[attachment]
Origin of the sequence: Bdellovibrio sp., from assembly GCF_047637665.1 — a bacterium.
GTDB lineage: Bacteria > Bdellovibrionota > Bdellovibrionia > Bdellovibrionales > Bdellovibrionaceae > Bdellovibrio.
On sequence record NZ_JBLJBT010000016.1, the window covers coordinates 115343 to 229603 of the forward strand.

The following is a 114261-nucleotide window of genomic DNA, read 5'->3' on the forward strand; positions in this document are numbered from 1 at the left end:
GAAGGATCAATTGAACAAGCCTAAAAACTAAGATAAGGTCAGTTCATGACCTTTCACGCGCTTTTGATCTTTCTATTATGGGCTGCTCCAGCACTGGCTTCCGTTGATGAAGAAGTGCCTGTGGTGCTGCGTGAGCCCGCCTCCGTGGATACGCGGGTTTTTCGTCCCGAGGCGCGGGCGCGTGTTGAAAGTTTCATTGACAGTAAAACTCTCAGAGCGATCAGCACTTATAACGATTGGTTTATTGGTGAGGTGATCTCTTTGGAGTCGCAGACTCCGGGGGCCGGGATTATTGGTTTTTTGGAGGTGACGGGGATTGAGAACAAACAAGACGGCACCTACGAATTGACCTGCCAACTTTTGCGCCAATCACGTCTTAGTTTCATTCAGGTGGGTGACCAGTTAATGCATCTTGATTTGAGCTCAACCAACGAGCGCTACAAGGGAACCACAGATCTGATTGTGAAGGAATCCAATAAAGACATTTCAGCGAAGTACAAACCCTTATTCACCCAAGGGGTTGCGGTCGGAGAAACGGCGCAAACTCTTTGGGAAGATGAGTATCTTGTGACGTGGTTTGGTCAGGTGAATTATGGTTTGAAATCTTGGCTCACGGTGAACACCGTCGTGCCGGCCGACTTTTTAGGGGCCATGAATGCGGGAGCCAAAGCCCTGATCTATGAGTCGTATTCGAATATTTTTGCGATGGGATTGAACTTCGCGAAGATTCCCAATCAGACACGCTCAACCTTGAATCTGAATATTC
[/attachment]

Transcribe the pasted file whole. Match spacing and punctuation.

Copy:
Origin of the sequence: Bdellovibrio sp., from assembly GCF_047637665.1 — a bacterium.
GTDB lineage: Bacteria > Bdellovibrionota > Bdellovibrionia > Bdellovibrionales > Bdellovibrionaceae > Bdellovibrio.
On sequence record NZ_JBLJBT010000016.1, the window covers coordinates 115343 to 229603 of the forward strand.

The following is a 114261-nucleotide window of genomic DNA, read 5'->3' on the forward strand; positions in this document are numbered from 1 at the left end:
GAAGGATCAATTGAACAAGCCTAAAAACTAAGATAAGGTCAGTTCATGACCTTTCACGCGCTTTTGATCTTTCTATTATGGGCTGCTCCAGCACTGGCTTCCGTTGATGAAGAAGTGCCTGTGGTGCTGCGTGAGCCCGCCTCCGTGGATACGCGGGTTTTTCGTCCCGAGGCGCGGGCGCGTGTTGAAAGTTTCATTGACAGTAAAACTCTCAGAGCGATCAGCACTTATAACGATTGGTTTATTGGTGAGGTGATCTCTTTGGAGTCGCAGACTCCGGGGGCCGGGATTATTGGTTTTTTGGAGGTGACGGGGATTGAGAACAAACAAGACGGCACCTACGAATTGACCTGCCAACTTTTGCGCCAATCACGTCTTAGTTTCATTCAGGTGGGTGACCAGTTAATGCATCTTGATTTGAGCTCAACCAACGAGCGCTACAAGGGAACCACAGATCTGATTGTGAAGGAATCCAATAAAGACATTTCAGCGAAGTACAAACCCTTATTCACCCAAGGGGTTGCGGTCGGAGAAACGGCGCAAACTCTTTGGGAAGATGAGTATCTTGTGACGTGGTTTGGTCAGGTGAATTATGGTTTGAAATCTTGGCTCACGGTGAACACCGTCGTGCCGGCCGACTTTTTAGGGGCCATGAATGCGGGAGCCAAAGCCCTGATCTATGAGTCGTATTCGAATATTTTTGCGATGGGATTGAACTTCGCGAAGATTCCCAATCAGACACGCTCAACCTTGAATCTGAATATTC